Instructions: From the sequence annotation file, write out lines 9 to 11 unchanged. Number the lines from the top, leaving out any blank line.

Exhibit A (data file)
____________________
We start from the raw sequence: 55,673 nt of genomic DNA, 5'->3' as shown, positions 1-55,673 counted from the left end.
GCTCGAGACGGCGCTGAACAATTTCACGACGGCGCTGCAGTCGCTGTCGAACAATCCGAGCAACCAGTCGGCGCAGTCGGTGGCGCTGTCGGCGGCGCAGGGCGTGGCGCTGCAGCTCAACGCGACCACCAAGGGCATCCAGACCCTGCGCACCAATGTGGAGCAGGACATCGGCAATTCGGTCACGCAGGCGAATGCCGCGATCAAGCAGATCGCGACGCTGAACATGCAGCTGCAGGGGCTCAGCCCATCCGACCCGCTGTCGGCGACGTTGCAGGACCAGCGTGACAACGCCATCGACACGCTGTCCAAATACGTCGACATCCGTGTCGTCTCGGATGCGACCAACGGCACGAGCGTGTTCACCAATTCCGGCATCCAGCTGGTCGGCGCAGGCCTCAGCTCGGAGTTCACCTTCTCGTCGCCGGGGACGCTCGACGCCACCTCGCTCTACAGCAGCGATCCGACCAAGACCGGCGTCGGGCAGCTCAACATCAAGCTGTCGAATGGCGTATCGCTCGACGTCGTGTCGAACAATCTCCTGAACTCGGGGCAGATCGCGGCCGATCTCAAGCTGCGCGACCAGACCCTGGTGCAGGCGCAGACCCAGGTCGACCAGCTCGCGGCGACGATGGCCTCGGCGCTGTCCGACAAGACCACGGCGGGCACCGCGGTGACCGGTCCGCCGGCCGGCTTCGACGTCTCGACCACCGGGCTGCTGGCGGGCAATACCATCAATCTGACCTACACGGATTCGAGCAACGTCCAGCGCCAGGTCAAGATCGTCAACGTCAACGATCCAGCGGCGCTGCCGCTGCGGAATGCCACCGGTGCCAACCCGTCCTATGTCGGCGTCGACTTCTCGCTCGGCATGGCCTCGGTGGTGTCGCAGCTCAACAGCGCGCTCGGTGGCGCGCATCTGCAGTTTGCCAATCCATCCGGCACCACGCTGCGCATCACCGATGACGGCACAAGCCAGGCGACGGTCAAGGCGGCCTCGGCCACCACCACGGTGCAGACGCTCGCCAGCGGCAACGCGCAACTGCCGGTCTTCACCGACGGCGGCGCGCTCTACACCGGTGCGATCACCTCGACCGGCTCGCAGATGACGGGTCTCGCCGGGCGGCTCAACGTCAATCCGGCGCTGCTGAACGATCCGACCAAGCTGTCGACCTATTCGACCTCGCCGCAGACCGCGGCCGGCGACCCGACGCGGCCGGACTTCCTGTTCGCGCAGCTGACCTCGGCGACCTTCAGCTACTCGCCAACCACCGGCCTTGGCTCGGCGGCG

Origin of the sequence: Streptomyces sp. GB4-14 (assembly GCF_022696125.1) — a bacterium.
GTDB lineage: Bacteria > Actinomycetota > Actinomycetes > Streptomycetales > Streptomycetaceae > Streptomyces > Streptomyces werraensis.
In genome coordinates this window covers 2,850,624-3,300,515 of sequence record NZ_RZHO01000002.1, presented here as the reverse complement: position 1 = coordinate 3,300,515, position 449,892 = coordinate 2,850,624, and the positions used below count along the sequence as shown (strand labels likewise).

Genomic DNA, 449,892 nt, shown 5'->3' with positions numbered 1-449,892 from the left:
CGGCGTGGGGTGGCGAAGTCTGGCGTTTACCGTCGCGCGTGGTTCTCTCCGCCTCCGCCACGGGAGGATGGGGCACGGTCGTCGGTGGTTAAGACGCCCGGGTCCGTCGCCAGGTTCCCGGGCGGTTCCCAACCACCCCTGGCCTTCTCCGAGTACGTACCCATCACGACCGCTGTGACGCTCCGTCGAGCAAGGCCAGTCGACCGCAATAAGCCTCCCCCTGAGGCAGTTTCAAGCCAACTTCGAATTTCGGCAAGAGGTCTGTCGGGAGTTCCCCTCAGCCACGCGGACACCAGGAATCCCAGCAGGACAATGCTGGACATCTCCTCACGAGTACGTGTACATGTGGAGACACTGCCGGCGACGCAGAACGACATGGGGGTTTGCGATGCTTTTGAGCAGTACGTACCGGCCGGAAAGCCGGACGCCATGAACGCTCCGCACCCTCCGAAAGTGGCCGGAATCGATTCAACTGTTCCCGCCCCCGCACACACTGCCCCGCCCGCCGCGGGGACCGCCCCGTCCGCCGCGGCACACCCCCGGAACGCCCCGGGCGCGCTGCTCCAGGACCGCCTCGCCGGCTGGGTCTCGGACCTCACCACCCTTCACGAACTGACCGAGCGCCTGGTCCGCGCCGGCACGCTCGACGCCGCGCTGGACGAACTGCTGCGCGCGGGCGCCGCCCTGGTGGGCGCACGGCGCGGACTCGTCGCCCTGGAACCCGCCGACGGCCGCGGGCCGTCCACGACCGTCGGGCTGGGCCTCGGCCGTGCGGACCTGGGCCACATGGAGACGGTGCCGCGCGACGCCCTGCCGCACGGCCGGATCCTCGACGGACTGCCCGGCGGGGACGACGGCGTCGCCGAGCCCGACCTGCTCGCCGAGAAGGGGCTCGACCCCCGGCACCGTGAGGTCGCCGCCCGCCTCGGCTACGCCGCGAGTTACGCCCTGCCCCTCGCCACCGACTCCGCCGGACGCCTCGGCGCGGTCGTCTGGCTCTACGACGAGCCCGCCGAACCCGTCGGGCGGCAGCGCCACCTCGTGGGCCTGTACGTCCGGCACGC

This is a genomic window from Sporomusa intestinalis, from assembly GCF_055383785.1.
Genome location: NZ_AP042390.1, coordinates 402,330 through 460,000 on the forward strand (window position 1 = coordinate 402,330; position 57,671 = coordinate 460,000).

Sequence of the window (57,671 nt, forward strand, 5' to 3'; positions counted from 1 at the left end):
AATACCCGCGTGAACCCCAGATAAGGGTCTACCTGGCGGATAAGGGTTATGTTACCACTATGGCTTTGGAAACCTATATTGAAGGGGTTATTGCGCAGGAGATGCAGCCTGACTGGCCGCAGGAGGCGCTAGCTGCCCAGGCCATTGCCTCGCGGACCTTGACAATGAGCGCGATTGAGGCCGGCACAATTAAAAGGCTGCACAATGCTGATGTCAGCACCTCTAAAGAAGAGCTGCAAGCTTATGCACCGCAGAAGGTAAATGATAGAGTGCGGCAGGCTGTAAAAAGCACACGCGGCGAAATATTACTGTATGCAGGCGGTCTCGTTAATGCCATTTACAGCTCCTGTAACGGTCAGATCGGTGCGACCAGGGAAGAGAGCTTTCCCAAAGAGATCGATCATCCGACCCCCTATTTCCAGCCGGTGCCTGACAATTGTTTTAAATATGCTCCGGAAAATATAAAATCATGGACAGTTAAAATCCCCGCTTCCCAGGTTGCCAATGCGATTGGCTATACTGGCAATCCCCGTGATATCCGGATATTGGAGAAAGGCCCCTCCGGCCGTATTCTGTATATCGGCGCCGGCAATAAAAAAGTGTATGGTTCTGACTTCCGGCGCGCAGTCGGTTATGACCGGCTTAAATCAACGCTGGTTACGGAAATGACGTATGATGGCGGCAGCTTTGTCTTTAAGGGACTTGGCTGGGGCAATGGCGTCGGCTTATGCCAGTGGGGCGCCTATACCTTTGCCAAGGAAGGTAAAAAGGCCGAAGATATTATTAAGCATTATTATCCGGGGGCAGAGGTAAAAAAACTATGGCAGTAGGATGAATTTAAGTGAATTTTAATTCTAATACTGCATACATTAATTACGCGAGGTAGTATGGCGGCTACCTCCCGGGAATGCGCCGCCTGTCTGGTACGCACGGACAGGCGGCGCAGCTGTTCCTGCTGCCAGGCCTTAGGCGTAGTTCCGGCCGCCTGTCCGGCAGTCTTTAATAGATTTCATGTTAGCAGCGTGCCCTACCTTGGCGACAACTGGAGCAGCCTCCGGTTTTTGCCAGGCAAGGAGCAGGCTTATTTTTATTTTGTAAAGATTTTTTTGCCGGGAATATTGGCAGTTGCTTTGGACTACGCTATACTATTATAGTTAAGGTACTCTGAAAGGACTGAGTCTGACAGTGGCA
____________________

Genome location: NZ_AP042390.1, coordinates 402,330 through 460,000 on the forward strand (window position 1 = coordinate 402,330; position 57,671 = coordinate 460,000).

Sequence of the window (57,671 nt, forward strand, 5' to 3'; positions counted from 1 at the left end):
AATACCCGCGTGAACCCCAGATAAGGGTCTACCTGGCGGATAAGGGTTATGTTACCACTATGGCTTTGGAAACCTATATTGAAGGGGTTATTGCGCAGGAGATGCAGCCTGACTGGCCGCAGGAGGCGCTAGCTGCCCAGGCCATTGCCTCGCGGACCTTGACAATGAGCGCGATTGAGGCCGGCACAATTAAAAGGCTGCACAATGCTGATGTCAGCACCTCTAAAGAAGAGCTGCAAGCTTATGCACCGCAGAAGGTAAATGATAGAGTGCGGCAGGCTGTAAAAAGCACACGCGGCGAAATATTACTGTATGCAGGCGGTCTCGTTAATGCCATTTACAGCTCCTGTAACGGTCAGATCGGTGCGACCAGGGAAGAGAGCTTTCCCAAAGAGATCGATCATCCGACCCCCTATTTCCAGCCGGTGCCTGACAATTGTTTTAAATATGCTCCGGAAAATATAAAATCATGGACAGTTAAAATCCCCGCTTCCCAGGTTGCCAATGCGATTGGCTATACTGGCAATCCCCGTGATATCCGGATATTGGAGAAAGGCCCCTCCGGCCGTATTCTGTATATCGGCGCCGGCAATAAAAAAGTGTATGGTTCTGACTTCCGGCGCGCAGTCGGTTATGACCGGCTTAAATCAACGCTGGTTACGGAAATGACGTATGATGGCGGCAGCTTTGTCTTTAAGGGACTTGGCTGGGGCAATGGCGTCGGCTTATGCCAGTGGGGCGCCTATACCTTTGCCAAGGAAGGTAAAAAGGCCGAAGATATTATTAAGCATTATTATCCGGGGGCAGAGGTAAAAAAACTATGGCAGTAGGATGAATTTAAGTGAATTTTAATTCTAATACTGCATACATTAATTACGCGAGGTAGTATGGCGGCTACCTCCCGGGAATGCGCCGCCTGTCTGGTACGCACGGACAGGCGGCGCAGCTGTTCCTGCTGCCAGGCCTTAGGCGTAGTTCCGGCCGCCTGTCCGGCAGTCTTTAATAGATTTCATGTTAGCAGCGTGCCCTACCTTGGCGACAACTGGAGCAGCCTCCGGTTTTTGCCAGGCAAGGAGCAGGCTTATTTTTATTTTGTAAAGATTTTTTTGCCGGGAATATTGGCAGTTGCTTTGGACTACGCTATACTATTATAGTTAAGGTACTCTGAAAGGACTGAGTCTGACAGTGGCA